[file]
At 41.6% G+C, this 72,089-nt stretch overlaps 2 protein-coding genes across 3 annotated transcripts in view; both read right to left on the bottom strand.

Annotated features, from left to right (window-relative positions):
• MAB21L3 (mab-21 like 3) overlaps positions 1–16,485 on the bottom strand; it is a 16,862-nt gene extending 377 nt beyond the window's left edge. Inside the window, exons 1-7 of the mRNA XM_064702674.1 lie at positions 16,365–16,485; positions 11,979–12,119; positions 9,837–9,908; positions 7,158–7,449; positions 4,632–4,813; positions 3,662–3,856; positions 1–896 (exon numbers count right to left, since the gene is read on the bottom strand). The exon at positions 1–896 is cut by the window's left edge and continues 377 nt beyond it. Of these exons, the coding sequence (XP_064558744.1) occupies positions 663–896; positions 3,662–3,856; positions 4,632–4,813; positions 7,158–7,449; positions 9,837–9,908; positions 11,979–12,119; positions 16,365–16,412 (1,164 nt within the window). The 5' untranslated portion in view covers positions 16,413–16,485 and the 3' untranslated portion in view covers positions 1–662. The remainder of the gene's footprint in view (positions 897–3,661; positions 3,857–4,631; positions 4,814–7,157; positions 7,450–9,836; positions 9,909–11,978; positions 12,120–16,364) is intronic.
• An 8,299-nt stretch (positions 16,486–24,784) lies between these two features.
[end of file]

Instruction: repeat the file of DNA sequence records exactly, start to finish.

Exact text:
At 41.6% G+C, this 72,089-nt stretch overlaps 2 protein-coding genes across 3 annotated transcripts in view; both read right to left on the bottom strand.

Annotated features, from left to right (window-relative positions):
• MAB21L3 (mab-21 like 3) overlaps positions 1–16,485 on the bottom strand; it is a 16,862-nt gene extending 377 nt beyond the window's left edge. Inside the window, exons 1-7 of the mRNA XM_064702674.1 lie at positions 16,365–16,485; positions 11,979–12,119; positions 9,837–9,908; positions 7,158–7,449; positions 4,632–4,813; positions 3,662–3,856; positions 1–896 (exon numbers count right to left, since the gene is read on the bottom strand). The exon at positions 1–896 is cut by the window's left edge and continues 377 nt beyond it. Of these exons, the coding sequence (XP_064558744.1) occupies positions 663–896; positions 3,662–3,856; positions 4,632–4,813; positions 7,158–7,449; positions 9,837–9,908; positions 11,979–12,119; positions 16,365–16,412 (1,164 nt within the window). The 5' untranslated portion in view covers positions 16,413–16,485 and the 3' untranslated portion in view covers positions 1–662. The remainder of the gene's footprint in view (positions 897–3,661; positions 3,857–4,631; positions 4,814–7,157; positions 7,450–9,836; positions 9,909–11,978; positions 12,120–16,364) is intronic.
• An 8,299-nt stretch (positions 16,486–24,784) lies between these two features.